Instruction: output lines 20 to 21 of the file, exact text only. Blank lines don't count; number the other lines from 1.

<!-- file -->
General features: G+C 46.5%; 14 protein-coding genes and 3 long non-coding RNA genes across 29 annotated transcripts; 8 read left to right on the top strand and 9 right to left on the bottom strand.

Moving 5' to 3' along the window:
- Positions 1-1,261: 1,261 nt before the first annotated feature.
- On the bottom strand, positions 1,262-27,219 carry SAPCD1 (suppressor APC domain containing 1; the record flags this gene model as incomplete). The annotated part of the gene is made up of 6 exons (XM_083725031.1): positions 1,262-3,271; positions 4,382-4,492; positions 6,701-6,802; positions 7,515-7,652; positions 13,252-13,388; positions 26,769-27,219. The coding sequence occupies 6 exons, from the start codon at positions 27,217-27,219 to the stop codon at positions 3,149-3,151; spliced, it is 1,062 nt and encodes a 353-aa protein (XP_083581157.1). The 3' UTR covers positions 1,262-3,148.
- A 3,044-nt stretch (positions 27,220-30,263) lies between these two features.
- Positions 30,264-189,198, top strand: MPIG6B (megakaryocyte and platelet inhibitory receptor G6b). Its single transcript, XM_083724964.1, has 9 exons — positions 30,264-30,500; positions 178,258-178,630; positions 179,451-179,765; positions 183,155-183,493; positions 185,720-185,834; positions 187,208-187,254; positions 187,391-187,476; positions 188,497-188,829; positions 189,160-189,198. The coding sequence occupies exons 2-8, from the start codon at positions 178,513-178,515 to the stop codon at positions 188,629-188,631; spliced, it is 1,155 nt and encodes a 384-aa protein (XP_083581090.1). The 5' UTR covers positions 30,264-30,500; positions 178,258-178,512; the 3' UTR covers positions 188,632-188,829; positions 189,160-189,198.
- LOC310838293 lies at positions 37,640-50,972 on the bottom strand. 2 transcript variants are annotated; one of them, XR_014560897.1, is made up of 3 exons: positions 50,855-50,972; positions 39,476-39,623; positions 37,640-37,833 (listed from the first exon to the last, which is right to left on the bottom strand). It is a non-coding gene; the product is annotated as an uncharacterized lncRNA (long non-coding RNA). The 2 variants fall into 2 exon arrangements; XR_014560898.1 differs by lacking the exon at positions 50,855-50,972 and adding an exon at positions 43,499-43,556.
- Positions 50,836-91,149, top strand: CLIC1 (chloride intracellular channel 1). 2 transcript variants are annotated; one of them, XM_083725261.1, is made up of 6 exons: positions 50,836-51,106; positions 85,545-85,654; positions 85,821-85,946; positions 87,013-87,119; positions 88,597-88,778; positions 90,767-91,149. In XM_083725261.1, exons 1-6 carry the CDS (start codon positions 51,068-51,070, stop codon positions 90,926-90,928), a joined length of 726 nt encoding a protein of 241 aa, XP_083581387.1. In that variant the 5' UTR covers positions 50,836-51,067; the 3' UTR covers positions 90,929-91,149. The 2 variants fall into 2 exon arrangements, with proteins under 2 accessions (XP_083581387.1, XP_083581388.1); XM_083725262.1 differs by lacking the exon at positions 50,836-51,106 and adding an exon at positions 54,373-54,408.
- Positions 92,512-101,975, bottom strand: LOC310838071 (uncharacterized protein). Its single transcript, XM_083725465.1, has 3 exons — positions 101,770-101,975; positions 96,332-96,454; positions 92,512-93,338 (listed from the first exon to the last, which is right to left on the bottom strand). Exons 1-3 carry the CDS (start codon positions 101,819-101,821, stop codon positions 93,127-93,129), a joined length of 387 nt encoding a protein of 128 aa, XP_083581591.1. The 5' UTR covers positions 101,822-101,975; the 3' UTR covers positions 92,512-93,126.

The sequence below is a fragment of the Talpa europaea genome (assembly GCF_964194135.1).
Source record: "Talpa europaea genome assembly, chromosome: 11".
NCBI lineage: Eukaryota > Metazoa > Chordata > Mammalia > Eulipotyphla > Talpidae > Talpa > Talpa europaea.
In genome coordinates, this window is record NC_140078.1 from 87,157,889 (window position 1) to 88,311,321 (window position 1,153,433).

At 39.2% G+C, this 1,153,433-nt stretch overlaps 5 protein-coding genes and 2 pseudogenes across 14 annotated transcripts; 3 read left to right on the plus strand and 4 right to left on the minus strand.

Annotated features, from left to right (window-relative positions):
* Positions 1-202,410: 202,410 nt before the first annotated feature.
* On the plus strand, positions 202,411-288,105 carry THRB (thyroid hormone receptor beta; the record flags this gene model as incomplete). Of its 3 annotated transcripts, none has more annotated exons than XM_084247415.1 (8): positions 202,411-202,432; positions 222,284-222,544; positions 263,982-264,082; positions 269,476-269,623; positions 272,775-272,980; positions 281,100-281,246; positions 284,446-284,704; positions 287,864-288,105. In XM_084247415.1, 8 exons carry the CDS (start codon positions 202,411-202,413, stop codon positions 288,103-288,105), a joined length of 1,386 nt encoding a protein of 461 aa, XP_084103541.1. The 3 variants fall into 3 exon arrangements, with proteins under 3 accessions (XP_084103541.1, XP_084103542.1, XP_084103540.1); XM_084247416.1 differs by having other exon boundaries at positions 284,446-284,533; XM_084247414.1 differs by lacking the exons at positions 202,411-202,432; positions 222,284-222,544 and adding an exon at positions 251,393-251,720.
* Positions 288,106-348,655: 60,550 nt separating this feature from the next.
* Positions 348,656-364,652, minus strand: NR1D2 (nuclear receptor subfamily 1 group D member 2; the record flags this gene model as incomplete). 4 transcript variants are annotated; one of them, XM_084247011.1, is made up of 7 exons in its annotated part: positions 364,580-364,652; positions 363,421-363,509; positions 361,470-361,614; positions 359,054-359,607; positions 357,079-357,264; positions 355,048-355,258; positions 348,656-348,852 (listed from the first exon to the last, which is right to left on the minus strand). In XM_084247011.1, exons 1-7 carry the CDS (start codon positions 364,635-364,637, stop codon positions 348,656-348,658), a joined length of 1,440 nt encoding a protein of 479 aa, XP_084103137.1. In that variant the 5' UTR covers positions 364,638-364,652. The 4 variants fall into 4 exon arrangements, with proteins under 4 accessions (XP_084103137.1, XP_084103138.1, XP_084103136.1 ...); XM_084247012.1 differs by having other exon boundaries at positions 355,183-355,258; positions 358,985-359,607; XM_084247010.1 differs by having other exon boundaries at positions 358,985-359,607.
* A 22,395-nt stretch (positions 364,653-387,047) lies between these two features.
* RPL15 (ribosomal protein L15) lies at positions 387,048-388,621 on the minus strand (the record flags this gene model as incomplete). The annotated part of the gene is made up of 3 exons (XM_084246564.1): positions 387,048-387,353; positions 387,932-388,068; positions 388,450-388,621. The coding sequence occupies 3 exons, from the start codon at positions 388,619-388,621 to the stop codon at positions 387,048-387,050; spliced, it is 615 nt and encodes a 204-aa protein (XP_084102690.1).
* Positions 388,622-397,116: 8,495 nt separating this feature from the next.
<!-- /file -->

* A 22,395-nt stretch (positions 364,653-387,047) lies between these two features.
* RPL15 (ribosomal protein L15) lies at positions 387,048-388,621 on the minus strand (the record flags this gene model as incomplete). The annotated part of the gene is made up of 3 exons (XM_084246564.1): positions 387,048-387,353; positions 387,932-388,068; positions 388,450-388,621. The coding sequence occupies 3 exons, from the start codon at positions 388,619-388,621 to the stop codon at positions 387,048-387,050; spliced, it is 615 nt and encodes a 204-aa protein (XP_084102690.1).